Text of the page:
On the other hand, that military ideal which leaves the camera operator the greatest possible freedom for other activities, is apt to be entirely reversed in peace. The camera operator can now be required to be an expert, who will be free to change plates or filters and to estimate exposures, instead of giving his best efforts to the problem of defence. For him a simple and reliable hand-operated or semi-automatic camera is entirely satisfactory, and the great expense of complicated automatic apparatus has no longer its former justification.
Perhaps the most pleasing prospect before the aerial photographer as he turns from war to peace work is that of having planes built for and dedicated primarily to photography. Instead of his camera being relegated to an inaccessible position, picked after the plane design has been officially "locked;" instead of yielding first place to controls, machine gun and ammunition; instead of being jealously criticised for the space and weight it takes up, the camera can now claim space, weight, and location suitable for any likely aerial photographic need. High speed no longer will be vital, and slower planes, permitting longer exposures in inverse ratio to their speed, will be chosen for photographic purposes.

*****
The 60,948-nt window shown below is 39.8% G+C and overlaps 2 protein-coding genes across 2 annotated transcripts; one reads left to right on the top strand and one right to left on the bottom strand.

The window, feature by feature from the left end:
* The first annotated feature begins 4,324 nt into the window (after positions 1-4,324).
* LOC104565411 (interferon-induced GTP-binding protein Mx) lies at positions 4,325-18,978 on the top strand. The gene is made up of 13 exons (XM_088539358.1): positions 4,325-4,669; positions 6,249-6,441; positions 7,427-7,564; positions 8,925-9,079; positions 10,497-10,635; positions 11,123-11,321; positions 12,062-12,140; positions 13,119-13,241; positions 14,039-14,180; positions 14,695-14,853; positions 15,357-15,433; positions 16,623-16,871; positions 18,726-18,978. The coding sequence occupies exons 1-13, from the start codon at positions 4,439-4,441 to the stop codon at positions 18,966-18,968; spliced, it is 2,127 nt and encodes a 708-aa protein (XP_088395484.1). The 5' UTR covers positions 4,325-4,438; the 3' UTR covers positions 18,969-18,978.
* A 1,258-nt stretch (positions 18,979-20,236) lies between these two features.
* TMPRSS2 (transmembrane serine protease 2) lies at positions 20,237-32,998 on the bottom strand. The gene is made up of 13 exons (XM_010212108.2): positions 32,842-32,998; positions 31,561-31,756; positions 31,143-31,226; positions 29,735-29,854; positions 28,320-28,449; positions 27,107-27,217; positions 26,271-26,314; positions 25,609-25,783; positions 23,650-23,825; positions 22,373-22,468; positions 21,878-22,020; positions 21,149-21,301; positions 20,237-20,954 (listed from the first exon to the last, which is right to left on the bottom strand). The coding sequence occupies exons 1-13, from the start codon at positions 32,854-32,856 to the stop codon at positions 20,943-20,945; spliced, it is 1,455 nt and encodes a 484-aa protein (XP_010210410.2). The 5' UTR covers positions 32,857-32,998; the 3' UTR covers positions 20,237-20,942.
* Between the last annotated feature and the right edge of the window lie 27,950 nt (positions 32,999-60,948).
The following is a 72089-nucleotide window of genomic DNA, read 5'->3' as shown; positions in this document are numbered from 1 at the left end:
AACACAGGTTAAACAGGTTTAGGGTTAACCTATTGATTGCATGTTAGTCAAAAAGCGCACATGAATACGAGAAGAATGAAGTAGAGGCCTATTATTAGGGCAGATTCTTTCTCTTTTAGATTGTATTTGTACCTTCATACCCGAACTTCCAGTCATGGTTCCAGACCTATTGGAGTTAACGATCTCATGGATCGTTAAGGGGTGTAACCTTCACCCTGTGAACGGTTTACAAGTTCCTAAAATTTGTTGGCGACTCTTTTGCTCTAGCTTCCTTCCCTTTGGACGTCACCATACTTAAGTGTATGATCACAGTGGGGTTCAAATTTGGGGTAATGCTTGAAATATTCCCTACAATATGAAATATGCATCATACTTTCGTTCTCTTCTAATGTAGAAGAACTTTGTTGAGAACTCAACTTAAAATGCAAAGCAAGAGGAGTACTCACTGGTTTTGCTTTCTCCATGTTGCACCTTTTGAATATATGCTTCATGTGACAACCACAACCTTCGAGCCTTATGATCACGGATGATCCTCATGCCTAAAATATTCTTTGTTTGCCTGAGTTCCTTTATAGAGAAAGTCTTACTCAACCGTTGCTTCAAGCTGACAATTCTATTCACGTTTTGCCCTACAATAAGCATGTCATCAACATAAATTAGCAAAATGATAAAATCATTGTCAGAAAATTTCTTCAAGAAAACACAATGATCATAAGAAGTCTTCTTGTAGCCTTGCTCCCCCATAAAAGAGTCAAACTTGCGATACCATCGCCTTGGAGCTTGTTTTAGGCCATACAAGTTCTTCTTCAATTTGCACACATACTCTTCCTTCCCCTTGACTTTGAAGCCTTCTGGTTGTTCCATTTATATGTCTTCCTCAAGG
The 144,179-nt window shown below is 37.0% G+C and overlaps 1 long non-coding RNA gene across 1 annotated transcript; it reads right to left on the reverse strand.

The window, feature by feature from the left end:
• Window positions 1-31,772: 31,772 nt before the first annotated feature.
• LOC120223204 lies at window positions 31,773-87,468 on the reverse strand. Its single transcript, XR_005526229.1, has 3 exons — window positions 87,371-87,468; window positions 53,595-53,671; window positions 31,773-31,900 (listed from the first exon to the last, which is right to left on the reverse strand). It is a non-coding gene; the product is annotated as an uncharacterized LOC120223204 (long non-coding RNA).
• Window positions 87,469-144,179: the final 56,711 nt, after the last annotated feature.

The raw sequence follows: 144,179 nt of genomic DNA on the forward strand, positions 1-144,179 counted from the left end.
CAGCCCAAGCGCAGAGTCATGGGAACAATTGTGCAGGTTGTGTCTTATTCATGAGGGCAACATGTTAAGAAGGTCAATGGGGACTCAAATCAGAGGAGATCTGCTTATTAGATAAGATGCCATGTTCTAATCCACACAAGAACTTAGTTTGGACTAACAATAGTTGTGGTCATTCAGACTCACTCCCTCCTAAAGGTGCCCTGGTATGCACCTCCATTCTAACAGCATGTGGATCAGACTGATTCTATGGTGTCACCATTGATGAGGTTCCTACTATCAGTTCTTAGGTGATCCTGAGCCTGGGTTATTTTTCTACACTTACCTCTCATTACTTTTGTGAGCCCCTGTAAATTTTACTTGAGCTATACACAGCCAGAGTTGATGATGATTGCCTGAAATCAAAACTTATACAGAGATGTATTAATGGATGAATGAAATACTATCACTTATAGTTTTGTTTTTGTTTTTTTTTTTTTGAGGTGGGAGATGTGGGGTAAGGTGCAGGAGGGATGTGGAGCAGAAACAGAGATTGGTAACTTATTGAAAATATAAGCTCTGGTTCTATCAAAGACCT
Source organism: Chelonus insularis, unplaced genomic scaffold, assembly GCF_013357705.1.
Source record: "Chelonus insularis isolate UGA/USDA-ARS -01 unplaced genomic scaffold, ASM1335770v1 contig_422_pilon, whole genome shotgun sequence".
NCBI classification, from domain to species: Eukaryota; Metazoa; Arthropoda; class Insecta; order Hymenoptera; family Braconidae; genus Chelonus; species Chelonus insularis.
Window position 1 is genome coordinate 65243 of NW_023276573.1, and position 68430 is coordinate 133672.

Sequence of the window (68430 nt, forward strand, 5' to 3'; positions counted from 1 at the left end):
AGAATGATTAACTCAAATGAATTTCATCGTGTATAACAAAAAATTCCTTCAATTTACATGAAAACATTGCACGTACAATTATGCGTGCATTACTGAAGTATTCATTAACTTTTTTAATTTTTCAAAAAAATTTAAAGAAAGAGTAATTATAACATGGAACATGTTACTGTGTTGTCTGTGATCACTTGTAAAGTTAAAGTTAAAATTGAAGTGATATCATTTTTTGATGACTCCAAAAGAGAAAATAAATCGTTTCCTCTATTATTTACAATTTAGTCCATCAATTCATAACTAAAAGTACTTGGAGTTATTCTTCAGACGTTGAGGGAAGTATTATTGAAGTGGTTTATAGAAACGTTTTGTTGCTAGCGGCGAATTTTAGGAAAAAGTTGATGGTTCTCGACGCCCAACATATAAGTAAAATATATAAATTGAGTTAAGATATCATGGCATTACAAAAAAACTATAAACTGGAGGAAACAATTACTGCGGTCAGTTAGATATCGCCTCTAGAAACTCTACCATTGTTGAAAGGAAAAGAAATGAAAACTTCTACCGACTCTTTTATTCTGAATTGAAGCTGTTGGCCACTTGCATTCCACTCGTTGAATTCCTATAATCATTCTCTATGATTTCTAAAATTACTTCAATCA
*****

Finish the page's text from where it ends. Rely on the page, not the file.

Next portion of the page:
A development which is sure to intrigue many investigators is the gyroscopically controlled camera. This has its chief raison d'etre in precision mapping, whose possibilities from the air will undoubtedly be intensively studied at once. With the automatically leveled camera will come renewed attention to indicators of time, altitude, and direction, with the ultimate goal of producing aerial negatives that show upon their face the exact printing and arranging directions necessary to put together an accurate map.